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After having problems with her volleyball serve, Kara Zakrzewski turned to hypnosis to work out the kinks and help her focus, all without the use of a dangling pocket watch.

By Kaitlyn Coholan

A crowd watches as the player looks down and stares at the rough, hard volleyball. She pauses, eyes closed, and envisions her muscles flexing as she springs from the soft sand, her hand connecting with the ball at the precise moment to send it sailing over the net.

Visualization helped Kara Zakrzewski, a player for the Canadian national beach volleyball team, when a mental block got in the way of her jump serve.

“I was more than capable of doing it,” the six-foot brunette says. “There’s not that much difference between a jump serve and just hitting the ball.”

Zakrzewski’s coach suggested breaking it down into a “robot-like” sequence. “It didn’t work for me,” she says.

She then spoke to the team’s doctor, also a trained hypnotherapist, who asked her to fix her attention on the ball to improve her concentration. “It was a little bit of hypnotherapy on the court,” she says.

This is an example of a type of hypnosis that athletes use all the time called visualization or mind training, says Georgina Cannon, director of the Ontario Hypnosis Centre.

Though the word is often associated with swinging pocket watches, it is a legitimate treatment. The Ontario Health Insurance Plan has covered hypnosis administered with a physician’s referral since 1972.

Hypnotists treat a range of physical and mental issues by accessing the subconscious mind, which is useful for athletes who do many things by rote. To improve athletic abilitiy, hypnotized patients are asked to imagine themselves performing perfectly.

Cannon says visualization works well because the human mind has a tough time completely disassociating reality from the imaginary. “For instance, if you’re afraid of spiders, and I say there’s a spider down by your foot, your body will react in fear.

“Anytime you allow your emotions to come through without thinking, that’s the subconscious,” she adds.

Zakrzewski, who got her start playing volleyball for the University of Ottawa GeeGees, says in her first session her doctor made a suggestion that caused her arm to rise without her control. He wanted to demonstrate the strength of hypnosis.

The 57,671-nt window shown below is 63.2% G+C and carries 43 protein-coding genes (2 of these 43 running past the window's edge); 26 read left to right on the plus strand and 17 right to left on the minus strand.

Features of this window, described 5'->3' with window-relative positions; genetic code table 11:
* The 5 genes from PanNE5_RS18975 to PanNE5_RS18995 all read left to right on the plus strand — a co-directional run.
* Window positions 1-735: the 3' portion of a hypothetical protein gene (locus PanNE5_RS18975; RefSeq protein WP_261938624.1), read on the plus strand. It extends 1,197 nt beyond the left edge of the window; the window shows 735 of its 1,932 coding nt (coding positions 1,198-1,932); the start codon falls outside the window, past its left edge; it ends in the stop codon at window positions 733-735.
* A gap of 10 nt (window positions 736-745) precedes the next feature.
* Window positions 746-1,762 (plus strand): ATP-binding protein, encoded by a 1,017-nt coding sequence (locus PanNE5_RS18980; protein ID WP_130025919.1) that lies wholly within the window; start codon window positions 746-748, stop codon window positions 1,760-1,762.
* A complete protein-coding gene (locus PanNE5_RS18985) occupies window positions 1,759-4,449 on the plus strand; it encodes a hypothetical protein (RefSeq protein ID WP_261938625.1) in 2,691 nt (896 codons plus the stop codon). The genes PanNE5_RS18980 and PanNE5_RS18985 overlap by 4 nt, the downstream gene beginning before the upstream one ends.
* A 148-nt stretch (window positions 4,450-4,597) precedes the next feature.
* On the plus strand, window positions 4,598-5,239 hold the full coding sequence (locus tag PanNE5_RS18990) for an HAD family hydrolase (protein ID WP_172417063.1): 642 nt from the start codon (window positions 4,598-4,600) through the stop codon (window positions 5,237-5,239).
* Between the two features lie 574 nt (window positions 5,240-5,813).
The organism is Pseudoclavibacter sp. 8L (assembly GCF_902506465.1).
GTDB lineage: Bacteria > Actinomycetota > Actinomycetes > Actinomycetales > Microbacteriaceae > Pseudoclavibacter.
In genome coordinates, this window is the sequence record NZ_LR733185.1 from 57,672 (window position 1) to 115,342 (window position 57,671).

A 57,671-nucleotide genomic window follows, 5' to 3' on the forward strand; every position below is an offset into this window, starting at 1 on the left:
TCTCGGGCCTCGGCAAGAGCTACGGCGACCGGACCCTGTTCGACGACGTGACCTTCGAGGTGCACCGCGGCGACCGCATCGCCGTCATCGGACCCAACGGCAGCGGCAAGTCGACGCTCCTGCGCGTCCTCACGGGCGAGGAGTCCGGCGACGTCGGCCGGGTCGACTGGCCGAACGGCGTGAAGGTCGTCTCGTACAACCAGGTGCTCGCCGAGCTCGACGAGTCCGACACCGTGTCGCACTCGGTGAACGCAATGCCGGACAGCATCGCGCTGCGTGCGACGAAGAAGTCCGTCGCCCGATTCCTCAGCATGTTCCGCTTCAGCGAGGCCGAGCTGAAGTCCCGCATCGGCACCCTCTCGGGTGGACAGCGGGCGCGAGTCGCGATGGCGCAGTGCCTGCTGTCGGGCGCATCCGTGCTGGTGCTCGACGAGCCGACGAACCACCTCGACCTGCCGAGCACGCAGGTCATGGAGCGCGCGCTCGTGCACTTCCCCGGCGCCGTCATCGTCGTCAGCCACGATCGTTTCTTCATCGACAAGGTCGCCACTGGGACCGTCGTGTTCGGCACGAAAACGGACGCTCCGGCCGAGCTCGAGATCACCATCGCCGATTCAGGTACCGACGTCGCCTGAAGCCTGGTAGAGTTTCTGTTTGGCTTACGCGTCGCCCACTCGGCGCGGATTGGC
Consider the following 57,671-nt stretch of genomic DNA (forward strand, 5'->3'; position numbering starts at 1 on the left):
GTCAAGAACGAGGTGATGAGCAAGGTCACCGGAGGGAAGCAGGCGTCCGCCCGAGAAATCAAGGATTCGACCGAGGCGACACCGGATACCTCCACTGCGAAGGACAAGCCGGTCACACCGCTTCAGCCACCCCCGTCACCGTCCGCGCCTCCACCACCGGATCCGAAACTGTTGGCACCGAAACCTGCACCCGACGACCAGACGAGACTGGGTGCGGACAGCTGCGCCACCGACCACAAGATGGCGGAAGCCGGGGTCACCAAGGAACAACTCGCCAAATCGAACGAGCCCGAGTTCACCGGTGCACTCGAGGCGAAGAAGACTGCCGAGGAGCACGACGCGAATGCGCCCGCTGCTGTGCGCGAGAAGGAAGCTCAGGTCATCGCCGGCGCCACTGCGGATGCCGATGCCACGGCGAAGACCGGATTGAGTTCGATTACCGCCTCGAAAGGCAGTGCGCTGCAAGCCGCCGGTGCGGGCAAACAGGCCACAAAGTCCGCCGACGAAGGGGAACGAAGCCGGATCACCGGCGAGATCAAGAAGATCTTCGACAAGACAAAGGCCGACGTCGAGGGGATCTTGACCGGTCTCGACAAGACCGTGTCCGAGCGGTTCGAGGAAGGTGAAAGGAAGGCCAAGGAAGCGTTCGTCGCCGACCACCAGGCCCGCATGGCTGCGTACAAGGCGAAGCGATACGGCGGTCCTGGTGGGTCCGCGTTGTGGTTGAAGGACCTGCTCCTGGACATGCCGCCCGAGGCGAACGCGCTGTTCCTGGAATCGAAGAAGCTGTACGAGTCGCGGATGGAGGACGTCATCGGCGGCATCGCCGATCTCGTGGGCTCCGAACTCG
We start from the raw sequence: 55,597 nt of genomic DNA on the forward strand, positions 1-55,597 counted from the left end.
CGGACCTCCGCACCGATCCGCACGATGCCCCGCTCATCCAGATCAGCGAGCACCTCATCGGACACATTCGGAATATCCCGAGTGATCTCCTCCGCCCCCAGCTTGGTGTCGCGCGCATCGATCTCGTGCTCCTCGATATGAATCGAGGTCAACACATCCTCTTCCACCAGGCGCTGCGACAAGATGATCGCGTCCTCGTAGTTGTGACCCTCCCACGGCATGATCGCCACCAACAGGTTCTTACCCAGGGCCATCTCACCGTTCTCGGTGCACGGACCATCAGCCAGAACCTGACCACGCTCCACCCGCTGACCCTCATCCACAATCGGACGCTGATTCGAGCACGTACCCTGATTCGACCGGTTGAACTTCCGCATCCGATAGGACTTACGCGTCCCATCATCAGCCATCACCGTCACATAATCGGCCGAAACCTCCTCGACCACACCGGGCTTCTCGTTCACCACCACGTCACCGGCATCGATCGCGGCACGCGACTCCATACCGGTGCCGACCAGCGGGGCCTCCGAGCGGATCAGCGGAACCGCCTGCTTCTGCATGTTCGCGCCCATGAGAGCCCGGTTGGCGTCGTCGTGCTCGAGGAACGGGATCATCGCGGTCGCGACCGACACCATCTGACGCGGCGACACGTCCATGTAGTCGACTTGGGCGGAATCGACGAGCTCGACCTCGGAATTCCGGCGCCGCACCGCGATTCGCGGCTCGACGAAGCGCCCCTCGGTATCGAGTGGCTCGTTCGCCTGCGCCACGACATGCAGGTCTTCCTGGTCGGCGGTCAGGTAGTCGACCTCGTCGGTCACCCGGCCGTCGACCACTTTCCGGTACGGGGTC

That was four years ago and she still sees him for hypnotherapy treatments – as often as every two weeks.

Patients under hypnosis bypass conscious thought. “You’re semi-unconscious and it’s extremely relaxing, similar to meditation,” she says. “Some thoughts float through but kind of disappear.”

Sessions leave Zakrzewski with a sense of accomplishment, especially when it comes to reliving events that did not go well. “It puts me in a place where I am doing it right.”

Ray Chateau, coach of Humber College’s golf team, says while he doesn’t know much about hypnosis, he’d support anything a player believes will help. His team has set the bar high, winning national championships five times over the past six years.

“There’s such a strong winning culture within this team,” Chateau says. “There’s a lot of pressure to perform because we always win.”

The night before a championship game, Chateau will lead his team on a hypothetical walk-through of the course. “They don’t just get to the tee and decide what they’re going to do,” he says.

Dr. Crawford Dobson, an orthopaedic surgeon with Trent University’s sports medicine clinic, says he sees value in hypnotherapy.

“A lot of athletes will do mental imagery ahead of time,” he says, adding that the ability to imagine achieving a goal is crucial. “You don’t necessarily have to be hypnotized but if you can’t visualize it, it’s very difficult to do.”

Despite its many proponents, misconceptions about hypnotherapy still abound. “People sometimes think of hypnosis as the guy up on stage saying ‘bark like a dog,’” Dobson says. “That’s completely unrealistic.”

Cannon agrees. “It was an uphill battle when I got started to make people understand the difference.”

People thought she was crazy to give up a corporate job to start practicing hypnosis, but she says she was excited to help people find their own “magnificence.”

“Most people have no idea how powerful they are,” she says. “Once you understand the power of your own mind, you can do anything.”